Starting today, members of the Society for Technical Communication (STC) are electing the people who’ll lead them for the next couple of years.
As I read the candidates’ statements, a couple of themes predominate: seeing and hearing.
Two candidates have major sections on their personal websites called “My Vision for STC.” Others speak about vision in their personal statements:
- “We need leadership that has vision and capabilities to covert it to a road-map and finally an action plan.”
- “I need to have both vision and sensitivity to consensus, to know when to yield and when to stand firm.”
Effective leaders must have the vision to see where the organization ought to be, they must see a path to that vision, and they must be able to show the way. The same holds true whether it’s a large corporation executing a grand master plan or or a small team working on a single project.
The candidates, all experienced leaders in their work and in STC, have a lot to say about listening.
- “Leadership means you listen, identify issues, propose solutions, and implement the right ones.”
- “I often listen to differing opinions and build consensus….I will always strive to communicate why a decision was made and to listen to opposing opinions.”
- “I’ve learned that the best approach to leadership is to ask questions and LISTEN to make sure I have a good understanding of the situation before taking action.”
While vision is important, equally important is listening — and making adjustments, as needed, based on what you hear. It takes a lack of ego and it takes the courage to say “I know that I’m not the only one with the answers.”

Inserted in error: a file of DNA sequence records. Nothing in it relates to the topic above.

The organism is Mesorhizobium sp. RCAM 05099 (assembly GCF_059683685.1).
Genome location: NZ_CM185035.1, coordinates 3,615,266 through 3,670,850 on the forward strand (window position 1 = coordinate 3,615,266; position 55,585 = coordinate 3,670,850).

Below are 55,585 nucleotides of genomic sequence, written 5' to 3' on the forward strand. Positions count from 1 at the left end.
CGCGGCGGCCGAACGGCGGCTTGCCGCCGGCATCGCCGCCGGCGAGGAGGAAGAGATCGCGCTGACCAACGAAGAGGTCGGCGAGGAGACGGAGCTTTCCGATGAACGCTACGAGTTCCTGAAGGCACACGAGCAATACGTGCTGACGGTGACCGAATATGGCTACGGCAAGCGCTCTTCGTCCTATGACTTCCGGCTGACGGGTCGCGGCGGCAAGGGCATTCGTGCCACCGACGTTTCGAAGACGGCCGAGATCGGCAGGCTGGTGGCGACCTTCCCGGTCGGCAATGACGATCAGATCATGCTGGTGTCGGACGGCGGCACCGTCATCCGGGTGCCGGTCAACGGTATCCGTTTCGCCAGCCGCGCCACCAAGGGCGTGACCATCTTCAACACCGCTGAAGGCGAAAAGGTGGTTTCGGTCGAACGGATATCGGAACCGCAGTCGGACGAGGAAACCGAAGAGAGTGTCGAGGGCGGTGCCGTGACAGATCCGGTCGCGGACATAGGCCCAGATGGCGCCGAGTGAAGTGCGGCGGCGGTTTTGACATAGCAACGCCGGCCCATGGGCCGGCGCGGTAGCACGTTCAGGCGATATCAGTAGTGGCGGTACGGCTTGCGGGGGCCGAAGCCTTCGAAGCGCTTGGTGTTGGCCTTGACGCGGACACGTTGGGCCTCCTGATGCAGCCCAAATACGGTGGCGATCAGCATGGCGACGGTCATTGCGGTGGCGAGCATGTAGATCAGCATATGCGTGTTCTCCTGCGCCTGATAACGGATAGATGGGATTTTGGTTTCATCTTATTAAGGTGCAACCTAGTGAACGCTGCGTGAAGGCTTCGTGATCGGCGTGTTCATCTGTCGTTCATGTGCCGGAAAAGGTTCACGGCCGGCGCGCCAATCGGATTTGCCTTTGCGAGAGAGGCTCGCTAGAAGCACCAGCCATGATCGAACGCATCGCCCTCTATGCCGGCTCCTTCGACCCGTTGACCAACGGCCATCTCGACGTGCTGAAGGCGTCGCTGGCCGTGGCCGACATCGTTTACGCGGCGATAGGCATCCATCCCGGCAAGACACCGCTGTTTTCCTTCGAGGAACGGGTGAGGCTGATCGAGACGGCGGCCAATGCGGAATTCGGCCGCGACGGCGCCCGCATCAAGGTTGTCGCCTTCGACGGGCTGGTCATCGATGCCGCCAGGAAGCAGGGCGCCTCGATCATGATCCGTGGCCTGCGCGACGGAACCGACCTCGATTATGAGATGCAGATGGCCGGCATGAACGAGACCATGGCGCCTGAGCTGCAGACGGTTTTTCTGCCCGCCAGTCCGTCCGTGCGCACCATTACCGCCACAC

Am I suggesting that leaders should compromise their principles when the principles prove to be unpopular? No. Being willing to adjust a vision simply means that the vision isn’t the guiding principle. The guiding principle is something bigger: getting the whole organization to move together to the place it needs to be.
If you’re an STC member, please take the time to read the candidates’ statements. Then vote in the election.
Who should you vote for? I know most of the candidates personally, and I know them all by reputation. They all are well qualified. By reading their statements you’ll discover which ones express a vision and a philosophy of leadership that you think are right for STC. Those are the ones you should vote for.
Finally, talk to me in the comments. Have you observed leaders who see and hear especially well? What other attributes would you say are required of an effective leader?